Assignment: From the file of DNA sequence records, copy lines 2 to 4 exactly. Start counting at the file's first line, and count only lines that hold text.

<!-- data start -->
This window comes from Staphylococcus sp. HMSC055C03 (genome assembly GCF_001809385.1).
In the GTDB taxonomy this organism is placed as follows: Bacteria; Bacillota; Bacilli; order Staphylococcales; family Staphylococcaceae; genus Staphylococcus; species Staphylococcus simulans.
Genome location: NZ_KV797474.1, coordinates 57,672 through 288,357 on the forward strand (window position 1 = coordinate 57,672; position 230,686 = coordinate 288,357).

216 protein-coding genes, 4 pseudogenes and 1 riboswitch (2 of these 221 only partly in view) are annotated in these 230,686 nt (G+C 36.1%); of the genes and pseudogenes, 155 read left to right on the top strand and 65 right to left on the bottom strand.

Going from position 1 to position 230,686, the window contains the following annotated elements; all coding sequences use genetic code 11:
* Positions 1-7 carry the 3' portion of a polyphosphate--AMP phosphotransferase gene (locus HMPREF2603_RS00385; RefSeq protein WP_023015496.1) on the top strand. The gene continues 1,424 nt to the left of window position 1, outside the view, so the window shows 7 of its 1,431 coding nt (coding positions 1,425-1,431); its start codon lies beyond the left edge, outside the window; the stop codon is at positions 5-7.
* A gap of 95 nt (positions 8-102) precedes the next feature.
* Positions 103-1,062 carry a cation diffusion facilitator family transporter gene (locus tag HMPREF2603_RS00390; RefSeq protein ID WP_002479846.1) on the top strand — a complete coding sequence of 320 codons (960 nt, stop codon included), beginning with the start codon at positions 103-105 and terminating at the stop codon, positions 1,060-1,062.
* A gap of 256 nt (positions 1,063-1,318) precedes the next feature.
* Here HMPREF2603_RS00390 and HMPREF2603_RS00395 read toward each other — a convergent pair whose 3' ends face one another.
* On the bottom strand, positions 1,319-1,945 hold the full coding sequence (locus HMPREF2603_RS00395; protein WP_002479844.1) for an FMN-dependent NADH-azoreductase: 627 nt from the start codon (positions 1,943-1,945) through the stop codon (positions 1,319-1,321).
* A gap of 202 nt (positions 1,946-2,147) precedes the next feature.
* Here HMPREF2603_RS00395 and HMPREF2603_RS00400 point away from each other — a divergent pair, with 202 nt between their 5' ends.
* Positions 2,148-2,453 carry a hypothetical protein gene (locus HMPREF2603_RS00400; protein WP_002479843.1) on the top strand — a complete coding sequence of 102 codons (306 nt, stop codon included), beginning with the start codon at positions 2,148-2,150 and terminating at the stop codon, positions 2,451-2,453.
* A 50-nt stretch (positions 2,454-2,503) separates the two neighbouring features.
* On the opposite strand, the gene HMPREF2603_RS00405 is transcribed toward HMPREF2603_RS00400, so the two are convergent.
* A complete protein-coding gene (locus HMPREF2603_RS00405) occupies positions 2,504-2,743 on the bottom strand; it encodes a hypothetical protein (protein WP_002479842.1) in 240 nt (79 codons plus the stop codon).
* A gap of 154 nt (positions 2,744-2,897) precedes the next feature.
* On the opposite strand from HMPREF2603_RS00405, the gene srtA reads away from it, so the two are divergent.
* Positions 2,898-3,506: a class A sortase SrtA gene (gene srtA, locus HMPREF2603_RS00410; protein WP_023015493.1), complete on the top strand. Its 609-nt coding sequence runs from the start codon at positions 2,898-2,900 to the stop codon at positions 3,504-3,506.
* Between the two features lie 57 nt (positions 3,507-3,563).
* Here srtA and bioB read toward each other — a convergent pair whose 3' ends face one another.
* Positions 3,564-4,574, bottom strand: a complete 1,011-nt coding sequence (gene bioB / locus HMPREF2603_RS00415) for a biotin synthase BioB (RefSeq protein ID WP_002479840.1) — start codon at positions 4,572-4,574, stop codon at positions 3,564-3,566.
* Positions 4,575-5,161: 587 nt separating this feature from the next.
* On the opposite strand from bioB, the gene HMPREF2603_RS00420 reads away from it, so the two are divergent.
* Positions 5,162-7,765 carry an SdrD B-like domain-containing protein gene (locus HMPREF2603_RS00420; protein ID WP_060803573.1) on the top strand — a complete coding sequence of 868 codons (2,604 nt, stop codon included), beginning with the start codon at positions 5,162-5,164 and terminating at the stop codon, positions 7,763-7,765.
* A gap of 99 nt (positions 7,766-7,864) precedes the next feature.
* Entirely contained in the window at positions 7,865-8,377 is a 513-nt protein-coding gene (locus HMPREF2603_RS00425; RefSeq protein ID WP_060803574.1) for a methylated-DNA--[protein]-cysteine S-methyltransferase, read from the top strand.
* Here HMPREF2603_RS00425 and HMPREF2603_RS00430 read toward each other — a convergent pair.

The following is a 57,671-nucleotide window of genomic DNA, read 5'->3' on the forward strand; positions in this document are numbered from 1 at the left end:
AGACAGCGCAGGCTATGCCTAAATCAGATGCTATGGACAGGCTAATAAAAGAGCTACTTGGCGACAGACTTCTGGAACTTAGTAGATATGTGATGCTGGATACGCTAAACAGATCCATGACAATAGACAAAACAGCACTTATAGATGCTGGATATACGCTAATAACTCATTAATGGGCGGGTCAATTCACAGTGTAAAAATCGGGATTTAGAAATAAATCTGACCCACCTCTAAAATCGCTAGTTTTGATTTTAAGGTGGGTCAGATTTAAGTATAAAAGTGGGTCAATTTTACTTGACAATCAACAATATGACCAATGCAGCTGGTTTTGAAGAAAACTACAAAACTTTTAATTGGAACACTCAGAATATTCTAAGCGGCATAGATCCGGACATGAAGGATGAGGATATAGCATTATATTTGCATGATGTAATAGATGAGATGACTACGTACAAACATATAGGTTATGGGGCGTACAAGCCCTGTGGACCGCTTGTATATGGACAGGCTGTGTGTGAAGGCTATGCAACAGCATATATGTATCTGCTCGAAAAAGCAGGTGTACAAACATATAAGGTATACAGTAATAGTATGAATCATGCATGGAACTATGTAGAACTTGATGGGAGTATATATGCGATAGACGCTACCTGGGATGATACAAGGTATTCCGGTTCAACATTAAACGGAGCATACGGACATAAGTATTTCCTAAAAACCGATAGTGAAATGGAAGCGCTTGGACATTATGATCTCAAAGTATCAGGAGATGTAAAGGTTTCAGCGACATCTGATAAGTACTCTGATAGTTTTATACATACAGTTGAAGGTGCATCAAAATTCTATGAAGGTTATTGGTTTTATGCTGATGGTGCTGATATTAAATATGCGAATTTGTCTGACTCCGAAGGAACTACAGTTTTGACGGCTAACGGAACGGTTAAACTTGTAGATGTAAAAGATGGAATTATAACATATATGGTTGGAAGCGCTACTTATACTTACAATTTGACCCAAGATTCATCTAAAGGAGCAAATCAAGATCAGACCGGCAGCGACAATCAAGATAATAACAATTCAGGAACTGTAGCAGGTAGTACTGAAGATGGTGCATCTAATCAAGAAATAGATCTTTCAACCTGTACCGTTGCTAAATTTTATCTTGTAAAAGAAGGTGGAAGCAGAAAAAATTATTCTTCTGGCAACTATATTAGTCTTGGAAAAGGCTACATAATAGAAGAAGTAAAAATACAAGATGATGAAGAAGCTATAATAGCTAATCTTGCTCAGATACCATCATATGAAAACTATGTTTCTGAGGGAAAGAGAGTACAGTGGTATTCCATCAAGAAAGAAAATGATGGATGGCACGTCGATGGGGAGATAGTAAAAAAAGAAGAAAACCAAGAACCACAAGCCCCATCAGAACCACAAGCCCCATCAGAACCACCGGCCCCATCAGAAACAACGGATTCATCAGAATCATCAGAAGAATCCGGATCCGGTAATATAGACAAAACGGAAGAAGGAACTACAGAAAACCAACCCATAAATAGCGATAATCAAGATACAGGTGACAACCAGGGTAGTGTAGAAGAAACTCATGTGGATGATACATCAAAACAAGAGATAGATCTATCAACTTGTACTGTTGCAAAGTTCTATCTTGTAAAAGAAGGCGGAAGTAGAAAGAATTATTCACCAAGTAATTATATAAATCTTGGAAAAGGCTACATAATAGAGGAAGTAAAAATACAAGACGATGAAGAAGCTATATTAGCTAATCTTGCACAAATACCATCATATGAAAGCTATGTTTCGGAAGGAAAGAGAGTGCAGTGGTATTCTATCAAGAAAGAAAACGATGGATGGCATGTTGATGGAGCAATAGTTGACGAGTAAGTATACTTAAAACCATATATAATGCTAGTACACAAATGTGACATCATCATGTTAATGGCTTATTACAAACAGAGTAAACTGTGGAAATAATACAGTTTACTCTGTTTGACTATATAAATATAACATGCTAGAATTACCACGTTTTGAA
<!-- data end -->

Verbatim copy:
In the GTDB taxonomy this organism is placed as follows: Bacteria; Bacillota; Bacilli; order Staphylococcales; family Staphylococcaceae; genus Staphylococcus; species Staphylococcus simulans.
Genome location: NZ_KV797474.1, coordinates 57,672 through 288,357 on the forward strand (window position 1 = coordinate 57,672; position 230,686 = coordinate 288,357).

216 protein-coding genes, 4 pseudogenes and 1 riboswitch (2 of these 221 only partly in view) are annotated in these 230,686 nt (G+C 36.1%); of the genes and pseudogenes, 155 read left to right on the top strand and 65 right to left on the bottom strand.